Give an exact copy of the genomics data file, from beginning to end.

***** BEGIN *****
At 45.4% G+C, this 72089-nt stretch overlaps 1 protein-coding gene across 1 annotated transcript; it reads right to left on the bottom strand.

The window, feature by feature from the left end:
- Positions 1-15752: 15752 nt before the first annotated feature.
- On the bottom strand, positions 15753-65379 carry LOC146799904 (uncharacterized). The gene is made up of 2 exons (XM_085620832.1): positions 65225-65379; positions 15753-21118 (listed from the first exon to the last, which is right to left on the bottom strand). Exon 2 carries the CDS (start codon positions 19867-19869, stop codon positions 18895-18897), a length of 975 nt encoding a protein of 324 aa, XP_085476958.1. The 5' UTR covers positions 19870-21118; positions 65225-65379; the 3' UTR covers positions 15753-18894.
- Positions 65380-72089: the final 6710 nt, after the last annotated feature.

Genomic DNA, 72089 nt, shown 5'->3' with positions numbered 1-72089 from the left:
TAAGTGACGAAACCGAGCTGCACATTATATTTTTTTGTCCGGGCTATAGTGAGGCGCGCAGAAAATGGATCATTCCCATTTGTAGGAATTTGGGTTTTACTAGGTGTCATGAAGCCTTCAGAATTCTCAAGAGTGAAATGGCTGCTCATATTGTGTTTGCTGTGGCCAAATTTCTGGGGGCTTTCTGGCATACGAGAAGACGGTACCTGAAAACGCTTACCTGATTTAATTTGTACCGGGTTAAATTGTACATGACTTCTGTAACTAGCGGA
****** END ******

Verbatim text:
At 45.4% G+C, this 72089-nt stretch overlaps 1 protein-coding gene across 1 annotated transcript; it reads right to left on the bottom strand.

The window, feature by feature from the left end:
- Positions 1-15752: 15752 nt before the first annotated feature.
- On the bottom strand, positions 15753-65379 carry LOC146799904 (uncharacterized). The gene is made up of 2 exons (XM_085620832.1): positions 65225-65379; positions 15753-21118 (listed from the first exon to the last, which is right to left on the bottom strand). Exon 2 carries the CDS (start codon positions 19867-19869, stop codon positions 18895-18897), a length of 975 nt encoding a protein of 324 aa, XP_085476958.1. The 5' UTR covers positions 19870-21118; positions 65225-65379; the 3' UTR covers positions 15753-18894.
- Positions 65380-72089: the final 6710 nt, after the last annotated feature.

Genomic DNA, 72089 nt, shown 5'->3' with positions numbered 1-72089 from the left:
TAAGTGACGAAACCGAGCTGCACATTATATTTTTTTGTCCGGGCTATAGTGAGGCGCGCAGAAAATGGATCATTCCCATTTGTAGGAATTTGGGTTTTACTAGGTGTCATGAAGCCTTCAGAATTCTCAAGAGTGAAATGGCTGCTCATATTGTGTTTGCTGTGGCCAAATTTCTGGGGGCTTTCTGGCATACGAGAAGACGGTACCTGAAAACGCTTACCTGATTTAATTTGTACCGGGTTAAATTGTACATGACTTCTGTAACTAGCGGA